Finalist for the Pulitzer Prize in General Nonfiction
Winner of the Council on Foreign Relations' Arthur Ross Book Award
Winner of the Lionel Gelber Prize for Best Foreign Affairs Book
Winner of the Asia Society's Bernard Schwartz Book Award
Winner of the Cundill Prize for Historical Literature
Winner of the Society for Historians of American Foreign Relations' Robert H. Ferrell Book Prize
Winner of the Ramnath Goenka Award
One of the Best Books of the Year at • The Economist • Financial Times • The New Republic • The Washington Post • Kirkus Reviews •
A New York Times Notable Book
This magnificent history provides the first full account of Richard Nixon and Henry Kissinger’s secret support for Pakistan in 1971 as it committed shocking atrocities in Bangladesh—which led to war between India and Pakistan, shaped the fate of Asia, and left major strategic consequences for the world today.
Drawing on previously unheard White House tapes, recently declassified documents, and his own extensive investigative reporting, Gary Bass uncovers an astonishing unknown story of superpower brinkmanship, war, scandal, and conscience. Revelatory, authoritative, and compulsively readable, The Blood Telegram is a thrilling chronicle of a pivotal chapter in American foreign policy.
|Publisher:||Knopf Doubleday Publishing Group|
|Product dimensions:||5.20(w) x 7.90(h) x 1.10(d)|
About the Author
Gary J. Bass is the author of Freedom’s Battle: The Origins of Humanitarian Intervention and Stay the Hand of Vengeance: The Politics of War Crimes Tribunals. He is a professor of politics and international affairs at Princeton University. A former reporter for The Economist, he often writes for The New York Times and has also written for The New Yorker, The Washington Post, The Los Angeles Times, The Boston Globe, The New Republic, Foreign Affairs, Foreign Policy, Slate, and other publications.
Read an Excerpt
The Blood Telegram
By Gary J. Bass
Random House LLCCopyright © 2013 Gary J. Bass
All rights reserved.
Archer Blood, the United States' consul general in Dacca, was a gentlemanly diplomat raised in Virginia, a World War II navy veteran in the upswing of a promising Foreign Service career after several tours overseas. He was earnest and precise, known to some of his more unruly subordinates at the U.S. consulate as a good, conventional man.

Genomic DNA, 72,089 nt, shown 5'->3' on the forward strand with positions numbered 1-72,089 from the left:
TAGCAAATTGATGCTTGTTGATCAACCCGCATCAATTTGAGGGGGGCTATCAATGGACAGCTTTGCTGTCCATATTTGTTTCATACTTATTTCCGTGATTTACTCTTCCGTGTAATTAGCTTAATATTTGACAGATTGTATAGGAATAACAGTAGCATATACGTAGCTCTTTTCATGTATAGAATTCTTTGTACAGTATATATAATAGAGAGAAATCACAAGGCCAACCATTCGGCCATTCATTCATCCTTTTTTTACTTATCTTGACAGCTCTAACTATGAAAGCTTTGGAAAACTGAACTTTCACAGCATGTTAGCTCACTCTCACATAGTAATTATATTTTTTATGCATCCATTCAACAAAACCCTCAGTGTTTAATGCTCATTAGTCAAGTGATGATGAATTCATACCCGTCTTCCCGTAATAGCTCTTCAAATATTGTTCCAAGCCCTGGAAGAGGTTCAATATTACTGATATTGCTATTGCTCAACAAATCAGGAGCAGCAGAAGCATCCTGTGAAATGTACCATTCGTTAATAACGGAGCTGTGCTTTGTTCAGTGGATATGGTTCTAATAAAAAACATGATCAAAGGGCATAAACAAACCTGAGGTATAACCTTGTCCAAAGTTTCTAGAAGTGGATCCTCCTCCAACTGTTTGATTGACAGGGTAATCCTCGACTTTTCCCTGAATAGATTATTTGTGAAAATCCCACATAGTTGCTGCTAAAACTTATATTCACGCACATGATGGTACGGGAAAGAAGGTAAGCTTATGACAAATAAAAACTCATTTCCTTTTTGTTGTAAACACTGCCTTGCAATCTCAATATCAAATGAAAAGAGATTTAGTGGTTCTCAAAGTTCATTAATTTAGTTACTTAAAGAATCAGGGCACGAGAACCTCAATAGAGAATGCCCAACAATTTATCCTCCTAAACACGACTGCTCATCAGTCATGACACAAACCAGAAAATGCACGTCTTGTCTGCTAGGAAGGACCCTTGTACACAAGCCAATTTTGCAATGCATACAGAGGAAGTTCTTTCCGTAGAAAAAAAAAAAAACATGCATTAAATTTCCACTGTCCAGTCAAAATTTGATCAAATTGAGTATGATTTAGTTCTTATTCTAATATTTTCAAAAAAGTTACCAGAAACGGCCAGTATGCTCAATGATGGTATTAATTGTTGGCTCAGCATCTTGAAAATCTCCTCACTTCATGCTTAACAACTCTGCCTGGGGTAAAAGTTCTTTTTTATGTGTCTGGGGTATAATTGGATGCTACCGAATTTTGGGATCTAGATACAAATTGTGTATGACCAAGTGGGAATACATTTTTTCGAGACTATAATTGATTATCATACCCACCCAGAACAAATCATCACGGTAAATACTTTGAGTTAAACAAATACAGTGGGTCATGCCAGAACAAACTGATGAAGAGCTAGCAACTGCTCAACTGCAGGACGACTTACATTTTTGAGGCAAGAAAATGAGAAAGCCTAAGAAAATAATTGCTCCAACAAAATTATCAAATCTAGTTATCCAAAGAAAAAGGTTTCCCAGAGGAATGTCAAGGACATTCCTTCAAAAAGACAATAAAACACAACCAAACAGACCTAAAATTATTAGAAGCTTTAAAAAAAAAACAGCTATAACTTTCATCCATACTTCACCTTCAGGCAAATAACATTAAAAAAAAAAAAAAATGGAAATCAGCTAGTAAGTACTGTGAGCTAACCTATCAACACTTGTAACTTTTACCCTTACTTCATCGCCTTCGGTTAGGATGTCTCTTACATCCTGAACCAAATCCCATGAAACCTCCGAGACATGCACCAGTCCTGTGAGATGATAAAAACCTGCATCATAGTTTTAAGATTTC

He had come to like his posting to this impoverished, green, and swampy land. But outside of the consulate's grimy offices, in the steamy heat, the city was dying. Night after night, Blood heard the gunshots. On the night of March 25, 1971, the Pakistan army had begun a relentless crackdown on Bengalis, all across what was then East Pakistan and is today an independent Bangladesh. Untold thousands of people were shot, bombed, or burned to death in Dacca alone. Blood had spent that grim night on the roof of his official residence, watching as tracer bullets lit up the sky, listening to clattering machine guns and thumping tank guns. There were fires across the ramshackle city. He knew the people in the deathly darkness below. He liked them. Many of the civilians facing the bullets were professional colleagues; some were his friends.
It was, Blood and his staffers thought, their job to relay as much of this as they possibly could back to Washington. Witnessing one of the worst atrocities of the Cold War, Blood's consulate documented in horrific detail the slaughter of Bengali civilians: an area the size of two dozen city blocks that had been razed by gunfire; two newspaper office buildings in ruins; thatch-roofed villages in flames; specific targeting of the Bengalis' Hindu minority.
The U.S. consulate gave detailed accounts of the killings at Dacca University, ordinarily a leafy, handsome enclave. At the wrecked campus, professors had been hauled from their homes to be gunned down. The provost of the Hindu dormitory, a respected scholar of English, was dragged out of his residence and shot in the neck. Blood listed six other faculty members "reliably reported killed by troops," with several more possibly dead. One American who had visited the campus said that students had been "mowed down" in their rooms or as they fled, with a residence hall in flames and youths being machine-gunned.
"At least two mass graves on campus," Blood cabled. "Stench terrible." There were 148 corpses in one of these mass graves, according to the workmen forced to dig them. An official in the Dacca consulate estimated that at least five hundred students had been killed in the first two days of the crackdown, almost none of them fighting back. Blood reckoned that the rumored toll of a thousand dead at the university was "exaggerated, although nothing these days is inconceivable." After the massacre, he reported that an American eyewitness had seen an empty army truck arriving to get rid of a "tightly packed pile of approximately twenty five corpses," the last of many such batches of human remains.